European football giant to apply GenAI in scouting talents

The purpose of Sevilla Football Club in the application of GenAI is not match predictions but evaluation or identifying the best talents matching the characteristics the club is looking for using reports from its scouts

Updated - July 12, 2024 01:29 am IST

Published - July 11, 2024 09:25 pm IST - KOCHI

Elias Zamora, CTO, Sevilla FC, during a media interaction at the International Conclave on GenAI in Kochi on July 11.

Elias Zamora, CTO, Sevilla FC, during a media interaction at the International Conclave on GenAI in Kochi on July 11. | Photo Credit: THULASI KAKKAT

Picture this. A European football giant applying Generative Artificial Intelligence (GenAI) in scouting reports to identify, say, the best “offensive right winger.” Picture this. A European football giant applying Generative Artificial Intelligence (GenAI) in scouting reports to identify, say, the best “offensive right winger.”

If earlier quantitative categorical data like minutes played, passes completed, and performance in other select key matrices in comparison with peers and competitors was used, GenAI, it is expected, will decode and give a whole new meaning to what an offensive right winger means, thus facilitating scouting aided by more insightful information.

If it sounds all too futuristic, then hang on. This is exactly what Sevilla Football Club, a major La Liga side and seven-time Europa League champions, plans to implement from this summer by equipping its scouters with GenAI technology.

Speaking on the sidelines of the two-day International Conclave on GenAI here, Elias Zamora, chief technology officer (CTO), Sevilla FC, however, sought to insist that technological adoption did not mean taking an axe to the scouting department, but quite the contrary. Human opinion remains central, he reaffirmed.

“Our scouting department has for long been one of the best in world football. Its ability to identity young talents, track their growth, and then facilitate their sale for a profit has been central to our business model. Our objective is to add value to scouting reports, and we get about hundreds of thousands each year. The challenge has always been to read each of these reports, which was not humanly possible. GenAI adds this capacity, thus helping us in identifying players with the properties we are looking for,” he said.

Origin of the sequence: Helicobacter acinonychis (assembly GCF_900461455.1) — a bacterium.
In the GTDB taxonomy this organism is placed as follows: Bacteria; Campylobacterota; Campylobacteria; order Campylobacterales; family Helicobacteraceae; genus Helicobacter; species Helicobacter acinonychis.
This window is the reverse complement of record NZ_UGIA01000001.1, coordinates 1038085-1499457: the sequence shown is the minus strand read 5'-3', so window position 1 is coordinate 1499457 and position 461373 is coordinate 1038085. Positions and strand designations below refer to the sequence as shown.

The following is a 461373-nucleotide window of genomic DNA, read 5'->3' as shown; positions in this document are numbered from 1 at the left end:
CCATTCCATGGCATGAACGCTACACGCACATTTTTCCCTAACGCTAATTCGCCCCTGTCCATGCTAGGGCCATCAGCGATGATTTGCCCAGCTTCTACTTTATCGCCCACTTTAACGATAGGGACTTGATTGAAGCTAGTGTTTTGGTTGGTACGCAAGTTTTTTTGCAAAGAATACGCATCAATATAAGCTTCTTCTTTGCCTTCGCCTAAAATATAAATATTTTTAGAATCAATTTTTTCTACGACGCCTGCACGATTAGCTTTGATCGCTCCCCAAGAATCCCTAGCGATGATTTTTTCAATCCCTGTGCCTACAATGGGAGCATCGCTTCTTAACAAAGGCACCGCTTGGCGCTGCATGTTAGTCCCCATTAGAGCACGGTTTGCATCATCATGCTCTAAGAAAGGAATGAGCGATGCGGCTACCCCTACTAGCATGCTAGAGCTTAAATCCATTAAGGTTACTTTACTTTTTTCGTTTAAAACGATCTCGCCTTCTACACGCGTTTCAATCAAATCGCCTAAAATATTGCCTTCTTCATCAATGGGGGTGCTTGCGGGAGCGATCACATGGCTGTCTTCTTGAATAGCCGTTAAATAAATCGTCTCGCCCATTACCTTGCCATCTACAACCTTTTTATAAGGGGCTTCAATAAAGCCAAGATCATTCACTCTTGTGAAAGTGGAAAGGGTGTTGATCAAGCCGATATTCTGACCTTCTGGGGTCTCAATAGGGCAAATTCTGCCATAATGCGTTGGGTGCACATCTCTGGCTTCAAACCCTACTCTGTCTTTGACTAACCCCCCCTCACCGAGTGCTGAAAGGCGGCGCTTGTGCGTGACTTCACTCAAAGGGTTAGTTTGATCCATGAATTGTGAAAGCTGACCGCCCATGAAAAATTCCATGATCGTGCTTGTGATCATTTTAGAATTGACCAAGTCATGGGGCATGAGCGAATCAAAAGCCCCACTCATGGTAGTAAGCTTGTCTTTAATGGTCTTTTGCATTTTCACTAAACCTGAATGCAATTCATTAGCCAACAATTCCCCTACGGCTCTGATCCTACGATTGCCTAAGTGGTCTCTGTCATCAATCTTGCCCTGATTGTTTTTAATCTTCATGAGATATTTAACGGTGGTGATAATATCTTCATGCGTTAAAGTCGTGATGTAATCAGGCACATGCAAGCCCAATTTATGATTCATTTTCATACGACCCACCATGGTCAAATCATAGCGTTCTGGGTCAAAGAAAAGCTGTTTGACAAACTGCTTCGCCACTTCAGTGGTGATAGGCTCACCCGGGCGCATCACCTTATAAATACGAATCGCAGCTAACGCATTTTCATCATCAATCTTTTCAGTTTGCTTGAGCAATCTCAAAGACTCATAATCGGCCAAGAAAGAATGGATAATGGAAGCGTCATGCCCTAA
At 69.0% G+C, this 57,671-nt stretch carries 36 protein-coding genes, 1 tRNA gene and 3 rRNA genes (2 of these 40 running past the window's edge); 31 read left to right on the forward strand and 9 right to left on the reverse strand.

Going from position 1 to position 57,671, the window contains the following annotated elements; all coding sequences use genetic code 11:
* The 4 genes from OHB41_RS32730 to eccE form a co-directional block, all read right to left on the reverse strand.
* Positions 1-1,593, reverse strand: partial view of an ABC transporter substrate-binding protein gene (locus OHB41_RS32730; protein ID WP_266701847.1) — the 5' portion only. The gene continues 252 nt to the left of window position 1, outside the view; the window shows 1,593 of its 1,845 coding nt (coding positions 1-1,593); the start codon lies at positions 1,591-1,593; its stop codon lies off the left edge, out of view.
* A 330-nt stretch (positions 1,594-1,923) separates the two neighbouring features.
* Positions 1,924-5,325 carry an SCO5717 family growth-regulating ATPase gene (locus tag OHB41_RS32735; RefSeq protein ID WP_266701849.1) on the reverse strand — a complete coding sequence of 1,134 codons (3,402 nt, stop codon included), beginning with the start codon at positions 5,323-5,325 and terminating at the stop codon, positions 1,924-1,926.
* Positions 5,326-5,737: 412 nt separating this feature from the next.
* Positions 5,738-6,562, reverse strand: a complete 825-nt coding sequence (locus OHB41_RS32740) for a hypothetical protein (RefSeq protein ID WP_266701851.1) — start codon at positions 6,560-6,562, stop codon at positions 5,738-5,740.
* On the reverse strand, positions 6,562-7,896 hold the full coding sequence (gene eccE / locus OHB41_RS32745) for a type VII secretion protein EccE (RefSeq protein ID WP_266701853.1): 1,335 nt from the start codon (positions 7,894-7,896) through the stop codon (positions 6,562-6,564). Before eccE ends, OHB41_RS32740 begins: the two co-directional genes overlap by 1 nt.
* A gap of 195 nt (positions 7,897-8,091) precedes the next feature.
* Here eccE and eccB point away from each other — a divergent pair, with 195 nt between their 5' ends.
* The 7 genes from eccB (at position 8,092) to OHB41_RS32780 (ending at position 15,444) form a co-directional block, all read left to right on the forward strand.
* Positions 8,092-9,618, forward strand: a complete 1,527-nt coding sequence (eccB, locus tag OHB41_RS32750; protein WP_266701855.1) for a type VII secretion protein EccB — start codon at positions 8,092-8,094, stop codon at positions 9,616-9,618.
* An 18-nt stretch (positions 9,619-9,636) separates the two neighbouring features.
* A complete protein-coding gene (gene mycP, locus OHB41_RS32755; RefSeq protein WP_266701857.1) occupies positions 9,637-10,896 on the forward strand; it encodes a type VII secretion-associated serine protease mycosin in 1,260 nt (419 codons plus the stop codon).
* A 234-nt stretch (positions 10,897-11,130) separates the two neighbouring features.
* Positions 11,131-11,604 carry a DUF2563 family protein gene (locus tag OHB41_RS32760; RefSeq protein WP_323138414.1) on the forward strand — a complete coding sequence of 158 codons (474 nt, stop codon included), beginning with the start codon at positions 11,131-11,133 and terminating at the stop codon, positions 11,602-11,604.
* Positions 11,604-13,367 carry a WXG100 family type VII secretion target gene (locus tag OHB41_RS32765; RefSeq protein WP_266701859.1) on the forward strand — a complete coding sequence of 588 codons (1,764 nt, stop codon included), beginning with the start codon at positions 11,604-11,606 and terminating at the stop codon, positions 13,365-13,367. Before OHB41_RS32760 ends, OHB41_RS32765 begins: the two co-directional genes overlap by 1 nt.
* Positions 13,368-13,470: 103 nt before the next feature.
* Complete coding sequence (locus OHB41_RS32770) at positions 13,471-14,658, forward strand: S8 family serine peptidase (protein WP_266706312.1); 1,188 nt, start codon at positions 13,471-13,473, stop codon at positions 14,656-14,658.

Mr. Zamora, while sidestepping a question about the possibility of GenAI being used to predict a match result, observed that the challenge before practitioners of GenAI was about identifying key tasks the technology is good at and not bombarding it with all and sundry queries for convenience.

“Our purpose in the application of GenAI is not match predictions but evaluation or identifying the best talents matching the characteristics we are looking for using the reports from our scouts. Sometimes people want to do everything with a given data and technology, but often it is better to reduce the scope of questions just to the one for which the data was created,” he said. Anyway, technology and methodology were already available to simulate match situations using select parameters and used in areas like betting.

Mr. Zamora said technology was also not randomly applied for identifying talents but was applied to scouting reports for zeroing in on players for specific positions with specific traits. “Also, the application of GenAI is not restricted to scouting but is to be used for feeding insightful information to decision-makers involved in all aspects of running the club,” he said.

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